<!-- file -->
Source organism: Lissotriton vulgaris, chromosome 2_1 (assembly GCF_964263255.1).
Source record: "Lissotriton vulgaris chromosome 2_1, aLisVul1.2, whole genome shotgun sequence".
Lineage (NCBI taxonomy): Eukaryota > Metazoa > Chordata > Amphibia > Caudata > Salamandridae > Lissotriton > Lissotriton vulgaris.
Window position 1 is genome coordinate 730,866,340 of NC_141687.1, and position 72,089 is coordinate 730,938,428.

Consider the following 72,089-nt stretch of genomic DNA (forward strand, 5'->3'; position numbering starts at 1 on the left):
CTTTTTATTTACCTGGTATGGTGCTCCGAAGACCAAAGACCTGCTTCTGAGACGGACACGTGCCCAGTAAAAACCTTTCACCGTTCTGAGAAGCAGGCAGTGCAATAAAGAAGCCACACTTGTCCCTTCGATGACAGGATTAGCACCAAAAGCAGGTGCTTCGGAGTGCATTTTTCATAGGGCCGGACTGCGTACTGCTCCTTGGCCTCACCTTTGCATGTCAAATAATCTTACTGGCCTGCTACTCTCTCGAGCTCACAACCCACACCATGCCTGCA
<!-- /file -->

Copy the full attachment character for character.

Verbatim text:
Source organism: Lissotriton vulgaris, chromosome 2_1 (assembly GCF_964263255.1).
Source record: "Lissotriton vulgaris chromosome 2_1, aLisVul1.2, whole genome shotgun sequence".
Lineage (NCBI taxonomy): Eukaryota > Metazoa > Chordata > Amphibia > Caudata > Salamandridae > Lissotriton > Lissotriton vulgaris.
Window position 1 is genome coordinate 730,866,340 of NC_141687.1, and position 72,089 is coordinate 730,938,428.

Consider the following 72,089-nt stretch of genomic DNA (forward strand, 5'->3'; position numbering starts at 1 on the left):
CTTTTTATTTACCTGGTATGGTGCTCCGAAGACCAAAGACCTGCTTCTGAGACGGACACGTGCCCAGTAAAAACCTTTCACCGTTCTGAGAAGCAGGCAGTGCAATAAAGAAGCCACACTTGTCCCTTCGATGACAGGATTAGCACCAAAAGCAGGTGCTTCGGAGTGCATTTTTCATAGGGCCGGACTGCGTACTGCTCCTTGGCCTCACCTTTGCATGTCAAATAATCTTACTGGCCTGCTACTCTCTCGAGCTCACAACCCACACCATGCCTGCA